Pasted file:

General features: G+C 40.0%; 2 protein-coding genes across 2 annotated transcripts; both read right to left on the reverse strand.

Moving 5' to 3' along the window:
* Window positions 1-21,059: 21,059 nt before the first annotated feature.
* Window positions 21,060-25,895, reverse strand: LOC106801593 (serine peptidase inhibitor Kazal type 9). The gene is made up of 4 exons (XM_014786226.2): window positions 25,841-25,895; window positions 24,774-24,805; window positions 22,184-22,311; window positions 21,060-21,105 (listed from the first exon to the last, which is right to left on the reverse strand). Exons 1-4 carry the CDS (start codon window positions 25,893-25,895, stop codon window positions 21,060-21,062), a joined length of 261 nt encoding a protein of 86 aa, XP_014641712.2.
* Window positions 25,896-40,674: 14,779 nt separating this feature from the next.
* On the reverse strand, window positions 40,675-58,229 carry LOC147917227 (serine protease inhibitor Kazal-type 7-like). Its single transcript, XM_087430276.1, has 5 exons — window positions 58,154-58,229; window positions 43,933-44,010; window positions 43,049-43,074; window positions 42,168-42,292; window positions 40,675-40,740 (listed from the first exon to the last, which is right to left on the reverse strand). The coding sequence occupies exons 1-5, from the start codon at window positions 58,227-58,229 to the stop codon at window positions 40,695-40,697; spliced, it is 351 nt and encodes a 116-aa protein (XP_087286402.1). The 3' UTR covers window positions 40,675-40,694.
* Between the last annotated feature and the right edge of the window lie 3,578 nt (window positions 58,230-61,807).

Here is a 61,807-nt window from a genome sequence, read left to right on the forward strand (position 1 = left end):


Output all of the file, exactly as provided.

General features: G+C 40.0%; 2 protein-coding genes across 2 annotated transcripts; both read right to left on the reverse strand.

Moving 5' to 3' along the window:
* Window positions 1-21,059: 21,059 nt before the first annotated feature.
* Window positions 21,060-25,895, reverse strand: LOC106801593 (serine peptidase inhibitor Kazal type 9). The gene is made up of 4 exons (XM_014786226.2): window positions 25,841-25,895; window positions 24,774-24,805; window positions 22,184-22,311; window positions 21,060-21,105 (listed from the first exon to the last, which is right to left on the reverse strand). Exons 1-4 carry the CDS (start codon window positions 25,893-25,895, stop codon window positions 21,060-21,062), a joined length of 261 nt encoding a protein of 86 aa, XP_014641712.2.
* Window positions 25,896-40,674: 14,779 nt separating this feature from the next.
* On the reverse strand, window positions 40,675-58,229 carry LOC147917227 (serine protease inhibitor Kazal-type 7-like). Its single transcript, XM_087430276.1, has 5 exons — window positions 58,154-58,229; window positions 43,933-44,010; window positions 43,049-43,074; window positions 42,168-42,292; window positions 40,675-40,740 (listed from the first exon to the last, which is right to left on the reverse strand). The coding sequence occupies exons 1-5, from the start codon at window positions 58,227-58,229 to the stop codon at window positions 40,695-40,697; spliced, it is 351 nt and encodes a 116-aa protein (XP_087286402.1). The 3' UTR covers window positions 40,675-40,694.
* Between the last annotated feature and the right edge of the window lie 3,578 nt (window positions 58,230-61,807).

Here is a 61,807-nt window from a genome sequence, read left to right on the forward strand (position 1 = left end):